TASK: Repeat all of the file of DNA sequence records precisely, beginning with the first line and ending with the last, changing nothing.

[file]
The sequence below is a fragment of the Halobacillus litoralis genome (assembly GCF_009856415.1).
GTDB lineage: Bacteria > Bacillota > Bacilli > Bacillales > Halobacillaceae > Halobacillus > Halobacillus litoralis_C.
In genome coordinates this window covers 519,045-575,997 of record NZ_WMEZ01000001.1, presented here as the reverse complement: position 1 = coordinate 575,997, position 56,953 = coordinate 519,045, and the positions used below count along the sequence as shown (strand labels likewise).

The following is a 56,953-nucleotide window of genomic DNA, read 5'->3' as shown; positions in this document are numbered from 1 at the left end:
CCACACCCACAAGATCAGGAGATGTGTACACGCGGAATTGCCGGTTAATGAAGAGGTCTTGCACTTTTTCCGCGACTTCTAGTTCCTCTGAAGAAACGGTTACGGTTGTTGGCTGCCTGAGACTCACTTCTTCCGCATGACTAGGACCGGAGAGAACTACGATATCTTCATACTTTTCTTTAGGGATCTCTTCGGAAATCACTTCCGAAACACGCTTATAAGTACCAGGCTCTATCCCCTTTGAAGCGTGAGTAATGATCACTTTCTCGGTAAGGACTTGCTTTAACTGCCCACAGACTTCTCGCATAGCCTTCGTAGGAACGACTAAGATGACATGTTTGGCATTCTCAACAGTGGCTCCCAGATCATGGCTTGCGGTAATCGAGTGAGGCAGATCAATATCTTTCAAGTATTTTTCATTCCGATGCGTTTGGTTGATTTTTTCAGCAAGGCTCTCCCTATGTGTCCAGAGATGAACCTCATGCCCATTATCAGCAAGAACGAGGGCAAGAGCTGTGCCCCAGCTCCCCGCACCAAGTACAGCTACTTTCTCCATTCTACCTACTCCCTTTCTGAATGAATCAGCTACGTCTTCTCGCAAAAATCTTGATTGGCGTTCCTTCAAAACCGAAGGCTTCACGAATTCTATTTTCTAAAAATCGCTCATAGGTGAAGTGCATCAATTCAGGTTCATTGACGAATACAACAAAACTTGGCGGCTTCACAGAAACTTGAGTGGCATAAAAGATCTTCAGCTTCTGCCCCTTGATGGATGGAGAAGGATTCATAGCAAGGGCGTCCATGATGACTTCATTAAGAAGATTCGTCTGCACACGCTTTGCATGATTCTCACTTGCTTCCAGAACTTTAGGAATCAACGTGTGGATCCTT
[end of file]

The sequence below is a fragment of the Halobacillus litoralis genome (assembly GCF_009856415.1).
GTDB lineage: Bacteria > Bacillota > Bacilli > Bacillales > Halobacillaceae > Halobacillus > Halobacillus litoralis_C.
In genome coordinates this window covers 519,045-575,997 of record NZ_WMEZ01000001.1, presented here as the reverse complement: position 1 = coordinate 575,997, position 56,953 = coordinate 519,045, and the positions used below count along the sequence as shown (strand labels likewise).

The following is a 56,953-nucleotide window of genomic DNA, read 5'->3' as shown; positions in this document are numbered from 1 at the left end:
CCACACCCACAAGATCAGGAGATGTGTACACGCGGAATTGCCGGTTAATGAAGAGGTCTTGCACTTTTTCCGCGACTTCTAGTTCCTCTGAAGAAACGGTTACGGTTGTTGGCTGCCTGAGACTCACTTCTTCCGCATGACTAGGACCGGAGAGAACTACGATATCTTCATACTTTTCTTTAGGGATCTCTTCGGAAATCACTTCCGAAACACGCTTATAAGTACCAGGCTCTATCCCCTTTGAAGCGTGAGTAATGATCACTTTCTCGGTAAGGACTTGCTTTAACTGCCCACAGACTTCTCGCATAGCCTTCGTAGGAACGACTAAGATGACATGTTTGGCATTCTCAACAGTGGCTCCCAGATCATGGCTTGCGGTAATCGAGTGAGGCAGATCAATATCTTTCAAGTATTTTTCATTCCGATGCGTTTGGTTGATTTTTTCAGCAAGGCTCTCCCTATGTGTCCAGAGATGAACCTCATGCCCATTATCAGCAAGAACGAGGGCAAGAGCTGTGCCCCAGCTCCCCGCACCAAGTACAGCTACTTTCTCCATTCTACCTACTCCCTTTCTGAATGAATCAGCTACGTCTTCTCGCAAAAATCTTGATTGGCGTTCCTTCAAAACCGAAGGCTTCACGAATTCTATTTTCTAAAAATCGCTCATAGGTGAAGTGCATCAATTCAGGTTCATTGACGAATACAACAAAACTTGGCGGCTTCACAGAAACTTGAGTGGCATAAAAGATCTTCAGCTTCTGCCCCTTGATGGATGGAGAAGGATTCATAGCAAGGGCGTCCATGATGACTTCATTAAGAAGATTCGTCTGCACACGCTTTGCATGATTCTCACTTGCTTCCAGAACTTTAGGAATCAACGTGTGGATCCTT